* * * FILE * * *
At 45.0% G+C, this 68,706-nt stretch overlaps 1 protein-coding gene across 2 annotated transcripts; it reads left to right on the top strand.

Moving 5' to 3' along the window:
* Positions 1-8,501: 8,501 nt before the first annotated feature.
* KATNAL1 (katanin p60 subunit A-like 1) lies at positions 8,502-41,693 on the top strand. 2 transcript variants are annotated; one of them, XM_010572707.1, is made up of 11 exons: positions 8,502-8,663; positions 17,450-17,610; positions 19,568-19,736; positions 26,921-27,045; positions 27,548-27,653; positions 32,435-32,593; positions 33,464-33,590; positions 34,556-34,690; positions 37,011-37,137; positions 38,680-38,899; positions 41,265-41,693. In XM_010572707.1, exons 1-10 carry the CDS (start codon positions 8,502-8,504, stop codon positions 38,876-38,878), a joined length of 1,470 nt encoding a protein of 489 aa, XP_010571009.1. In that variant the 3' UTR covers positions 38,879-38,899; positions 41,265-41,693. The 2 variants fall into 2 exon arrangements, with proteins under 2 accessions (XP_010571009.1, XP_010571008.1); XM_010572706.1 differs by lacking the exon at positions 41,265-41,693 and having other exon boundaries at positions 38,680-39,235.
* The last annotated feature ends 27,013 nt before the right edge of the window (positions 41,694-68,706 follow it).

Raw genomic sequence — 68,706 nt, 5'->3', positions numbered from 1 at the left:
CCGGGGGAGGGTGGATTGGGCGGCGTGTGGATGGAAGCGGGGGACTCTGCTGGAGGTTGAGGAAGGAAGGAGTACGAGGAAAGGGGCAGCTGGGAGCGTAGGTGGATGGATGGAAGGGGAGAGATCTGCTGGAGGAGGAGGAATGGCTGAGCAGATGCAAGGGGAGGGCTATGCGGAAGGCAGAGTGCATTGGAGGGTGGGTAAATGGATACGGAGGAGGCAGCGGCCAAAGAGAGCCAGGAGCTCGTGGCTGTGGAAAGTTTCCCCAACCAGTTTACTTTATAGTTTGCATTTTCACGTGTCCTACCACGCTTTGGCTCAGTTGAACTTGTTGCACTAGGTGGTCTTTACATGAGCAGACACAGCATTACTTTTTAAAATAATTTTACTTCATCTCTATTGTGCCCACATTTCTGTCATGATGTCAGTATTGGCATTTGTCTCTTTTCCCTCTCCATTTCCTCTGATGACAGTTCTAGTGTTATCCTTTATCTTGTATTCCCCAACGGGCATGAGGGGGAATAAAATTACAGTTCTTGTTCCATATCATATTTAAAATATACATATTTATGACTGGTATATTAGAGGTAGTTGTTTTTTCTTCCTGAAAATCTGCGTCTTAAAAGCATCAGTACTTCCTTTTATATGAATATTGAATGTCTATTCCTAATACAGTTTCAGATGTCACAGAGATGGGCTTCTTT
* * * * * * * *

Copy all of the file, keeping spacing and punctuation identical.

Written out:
At 45.0% G+C, this 68,706-nt stretch overlaps 1 protein-coding gene across 2 annotated transcripts; it reads left to right on the top strand.

Moving 5' to 3' along the window:
* Positions 1-8,501: 8,501 nt before the first annotated feature.
* KATNAL1 (katanin p60 subunit A-like 1) lies at positions 8,502-41,693 on the top strand. 2 transcript variants are annotated; one of them, XM_010572707.1, is made up of 11 exons: positions 8,502-8,663; positions 17,450-17,610; positions 19,568-19,736; positions 26,921-27,045; positions 27,548-27,653; positions 32,435-32,593; positions 33,464-33,590; positions 34,556-34,690; positions 37,011-37,137; positions 38,680-38,899; positions 41,265-41,693. In XM_010572707.1, exons 1-10 carry the CDS (start codon positions 8,502-8,504, stop codon positions 38,876-38,878), a joined length of 1,470 nt encoding a protein of 489 aa, XP_010571009.1. In that variant the 3' UTR covers positions 38,879-38,899; positions 41,265-41,693. The 2 variants fall into 2 exon arrangements, with proteins under 2 accessions (XP_010571009.1, XP_010571008.1); XM_010572706.1 differs by lacking the exon at positions 41,265-41,693 and having other exon boundaries at positions 38,680-39,235.
* The last annotated feature ends 27,013 nt before the right edge of the window (positions 41,694-68,706 follow it).

Raw genomic sequence — 68,706 nt, 5'->3', positions numbered from 1 at the left:
CCGGGGGAGGGTGGATTGGGCGGCGTGTGGATGGAAGCGGGGGACTCTGCTGGAGGTTGAGGAAGGAAGGAGTACGAGGAAAGGGGCAGCTGGGAGCGTAGGTGGATGGATGGAAGGGGAGAGATCTGCTGGAGGAGGAGGAATGGCTGAGCAGATGCAAGGGGAGGGCTATGCGGAAGGCAGAGTGCATTGGAGGGTGGGTAAATGGATACGGAGGAGGCAGCGGCCAAAGAGAGCCAGGAGCTCGTGGCTGTGGAAAGTTTCCCCAACCAGTTTACTTTATAGTTTGCATTTTCACGTGTCCTACCACGCTTTGGCTCAGTTGAACTTGTTGCACTAGGTGGTCTTTACATGAGCAGACACAGCATTACTTTTTAAAATAATTTTACTTCATCTCTATTGTGCCCACATTTCTGTCATGATGTCAGTATTGGCATTTGTCTCTTTTCCCTCTCCATTTCCTCTGATGACAGTTCTAGTGTTATCCTTTATCTTGTATTCCCCAACGGGCATGAGGGGGAATAAAATTACAGTTCTTGTTCCATATCATATTTAAAATATACATATTTATGACTGGTATATTAGAGGTAGTTGTTTTTTCTTCCTGAAAATCTGCGTCTTAAAAGCATCAGTACTTCCTTTTATATGAATATTGAATGTCTATTCCTAATACAGTTTCAGATGTCACAGAGATGGGCTTCTTT